Finally (as far as I can think), more testing is needed. As I said earlier, I'm installing MinGW to see if my code compiles fine there. Hopefully I won't run into many problems.
If anyone could point out how to have arrow brackets without this thing spitting errors at me, that'd be cool :P
It's been a while since my last entry, so I'll quickly update on what I've done.
Right now, basic runtime detection for Windows, x86 linux and PPC are done. I've changed quite significantly the original plan for that, now I have a base class with the inline bool HasMMX() type functions and the bool hasMMX; type vars. I've used a template on that, so I can pass the correct platform specific class to it when creating an object instance of it, then I use another class as an access point for the outside world which has it's own Has*() functions (which call the specific equivalent in the base class).
When a check for one instruction set is done, checks for all of them are done and a bitmask is returned. Then the correct instruction is fetched from this result.
So a check for MMX on windows would do something like this:
I think this is quite a nice solution. It allows us to easily add new checks in the future.
While writing some configure checks for xmmintrin.h and __m128 I ran into a problematic problem. GCC requires -msse to be enabled for me to access builtin intrinsic functions. However, -msse also tells the compiler to optimize non-floating point code with sse instructions :) To quote from the GCC manual:
"These options will enable GCC to use these extended instructions in generated code, even without -mfpmath=sse. Applications which perform runtime CPU detection must compile separate files for each supported architecture, using the appropriate flags. In particular, the file containing the CPU detection code should be compiled without these options."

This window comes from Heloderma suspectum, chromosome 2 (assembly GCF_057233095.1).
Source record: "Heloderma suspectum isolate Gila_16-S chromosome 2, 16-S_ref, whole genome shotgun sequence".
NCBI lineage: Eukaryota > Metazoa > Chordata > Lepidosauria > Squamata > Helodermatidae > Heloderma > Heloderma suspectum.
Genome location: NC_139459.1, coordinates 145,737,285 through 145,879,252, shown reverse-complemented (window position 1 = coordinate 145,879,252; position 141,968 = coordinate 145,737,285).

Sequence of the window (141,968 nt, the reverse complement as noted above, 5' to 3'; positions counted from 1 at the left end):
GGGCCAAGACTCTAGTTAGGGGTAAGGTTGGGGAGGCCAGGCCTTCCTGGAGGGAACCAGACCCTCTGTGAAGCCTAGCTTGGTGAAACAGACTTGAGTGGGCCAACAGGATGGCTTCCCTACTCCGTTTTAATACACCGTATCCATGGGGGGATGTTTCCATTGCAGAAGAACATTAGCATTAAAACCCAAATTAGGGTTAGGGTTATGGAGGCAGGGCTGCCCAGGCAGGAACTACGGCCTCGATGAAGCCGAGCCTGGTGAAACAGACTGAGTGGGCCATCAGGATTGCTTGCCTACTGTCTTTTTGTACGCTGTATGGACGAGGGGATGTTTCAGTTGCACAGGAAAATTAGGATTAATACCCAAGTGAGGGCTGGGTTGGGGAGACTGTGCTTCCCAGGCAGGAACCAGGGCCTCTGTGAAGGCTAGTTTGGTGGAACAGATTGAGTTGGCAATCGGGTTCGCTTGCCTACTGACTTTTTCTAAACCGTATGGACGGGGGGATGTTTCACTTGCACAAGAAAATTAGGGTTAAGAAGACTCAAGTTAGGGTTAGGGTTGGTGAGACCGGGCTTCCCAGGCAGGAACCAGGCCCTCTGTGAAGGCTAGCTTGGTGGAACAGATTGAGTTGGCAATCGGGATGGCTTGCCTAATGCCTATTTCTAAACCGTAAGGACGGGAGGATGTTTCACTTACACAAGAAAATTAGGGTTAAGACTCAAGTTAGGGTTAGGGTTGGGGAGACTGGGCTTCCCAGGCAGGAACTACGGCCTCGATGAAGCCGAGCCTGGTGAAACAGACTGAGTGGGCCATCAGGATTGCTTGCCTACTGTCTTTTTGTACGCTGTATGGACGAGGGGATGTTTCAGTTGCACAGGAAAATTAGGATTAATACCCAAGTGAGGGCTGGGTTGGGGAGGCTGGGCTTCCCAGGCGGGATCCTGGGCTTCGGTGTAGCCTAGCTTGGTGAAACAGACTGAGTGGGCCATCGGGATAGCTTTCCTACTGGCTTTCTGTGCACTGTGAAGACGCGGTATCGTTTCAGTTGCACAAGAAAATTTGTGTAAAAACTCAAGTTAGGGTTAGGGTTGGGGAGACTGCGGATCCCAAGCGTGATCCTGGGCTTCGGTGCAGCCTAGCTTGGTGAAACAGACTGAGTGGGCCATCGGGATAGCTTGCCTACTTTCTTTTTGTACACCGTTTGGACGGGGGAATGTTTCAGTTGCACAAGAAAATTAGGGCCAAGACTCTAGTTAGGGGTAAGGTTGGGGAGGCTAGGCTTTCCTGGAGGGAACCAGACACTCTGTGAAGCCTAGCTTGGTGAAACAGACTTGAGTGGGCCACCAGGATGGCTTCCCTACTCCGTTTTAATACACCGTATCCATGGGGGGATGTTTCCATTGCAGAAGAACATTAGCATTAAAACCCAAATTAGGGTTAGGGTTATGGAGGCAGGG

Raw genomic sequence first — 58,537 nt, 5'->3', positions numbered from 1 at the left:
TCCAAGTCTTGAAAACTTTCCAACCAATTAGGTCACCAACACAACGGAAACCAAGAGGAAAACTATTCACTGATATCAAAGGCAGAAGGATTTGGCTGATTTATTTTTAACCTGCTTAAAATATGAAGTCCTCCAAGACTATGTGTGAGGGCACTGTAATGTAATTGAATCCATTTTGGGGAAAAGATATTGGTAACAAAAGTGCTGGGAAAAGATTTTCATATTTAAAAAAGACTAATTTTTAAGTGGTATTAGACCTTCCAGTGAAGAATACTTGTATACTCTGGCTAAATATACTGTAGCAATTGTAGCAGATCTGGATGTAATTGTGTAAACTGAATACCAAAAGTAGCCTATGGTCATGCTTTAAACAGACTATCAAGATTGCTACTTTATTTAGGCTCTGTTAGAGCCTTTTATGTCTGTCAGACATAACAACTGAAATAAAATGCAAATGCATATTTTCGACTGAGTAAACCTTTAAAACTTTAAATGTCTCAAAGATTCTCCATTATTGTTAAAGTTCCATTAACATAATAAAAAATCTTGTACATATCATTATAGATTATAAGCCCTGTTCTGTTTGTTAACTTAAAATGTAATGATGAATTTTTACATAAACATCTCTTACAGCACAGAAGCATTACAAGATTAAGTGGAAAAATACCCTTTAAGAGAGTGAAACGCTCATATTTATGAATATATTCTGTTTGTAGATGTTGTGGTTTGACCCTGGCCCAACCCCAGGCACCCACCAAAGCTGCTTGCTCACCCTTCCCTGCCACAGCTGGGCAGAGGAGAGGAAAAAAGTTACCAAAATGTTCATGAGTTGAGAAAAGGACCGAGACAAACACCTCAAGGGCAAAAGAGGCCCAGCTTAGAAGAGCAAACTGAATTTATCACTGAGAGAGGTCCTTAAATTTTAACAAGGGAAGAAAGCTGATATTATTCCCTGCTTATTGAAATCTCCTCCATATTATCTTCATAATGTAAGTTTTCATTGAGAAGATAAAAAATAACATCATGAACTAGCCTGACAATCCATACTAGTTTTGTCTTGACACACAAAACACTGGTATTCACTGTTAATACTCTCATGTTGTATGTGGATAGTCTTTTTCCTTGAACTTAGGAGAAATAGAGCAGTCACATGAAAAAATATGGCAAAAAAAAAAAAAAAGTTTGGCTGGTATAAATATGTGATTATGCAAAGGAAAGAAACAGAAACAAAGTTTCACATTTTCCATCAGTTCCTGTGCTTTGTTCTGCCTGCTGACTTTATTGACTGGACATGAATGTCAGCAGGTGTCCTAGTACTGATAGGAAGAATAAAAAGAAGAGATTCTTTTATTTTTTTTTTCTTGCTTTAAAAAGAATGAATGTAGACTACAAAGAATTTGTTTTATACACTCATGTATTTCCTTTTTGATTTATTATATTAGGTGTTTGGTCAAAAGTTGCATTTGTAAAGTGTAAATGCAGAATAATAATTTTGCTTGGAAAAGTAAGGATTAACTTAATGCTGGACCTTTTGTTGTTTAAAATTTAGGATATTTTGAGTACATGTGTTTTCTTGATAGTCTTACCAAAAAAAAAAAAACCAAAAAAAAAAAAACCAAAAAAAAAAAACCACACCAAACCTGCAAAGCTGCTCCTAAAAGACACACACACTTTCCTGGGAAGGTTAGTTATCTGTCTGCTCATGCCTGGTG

To me, this is not a great option. I'm not sure why the GCC devs decided to force compiler optimizations upon us if we want to use intrinsics at all, but that's the way it is... maybe. I'm going to experiment on defining what the xmmintrin.h header requires to be defined.. maybe that will work. If not then we'll have to try what the manual suggests, making each file which uses intrinsics compile with the required flags. The third option is to say "screw this" and write my own versions of the intrinsics using asm. I'll still need to use the builtin stuff for x86_64, but that's okay because -msse and crew are defined by default on that platform. My hope is that I can trick the headers that all is good without giving the compiler an 'okay' to optimize.
Once a solution for this is done, I need to work out a code path for using these optimizations. Right now I'm favouring either using templates along with my own functions, or having a function like blah(SIMDcode, C++Code, arg1, arg2, argn); I haven't decided. Obviously I need to keep the overhead and code duplication down to a minimum. More on this later.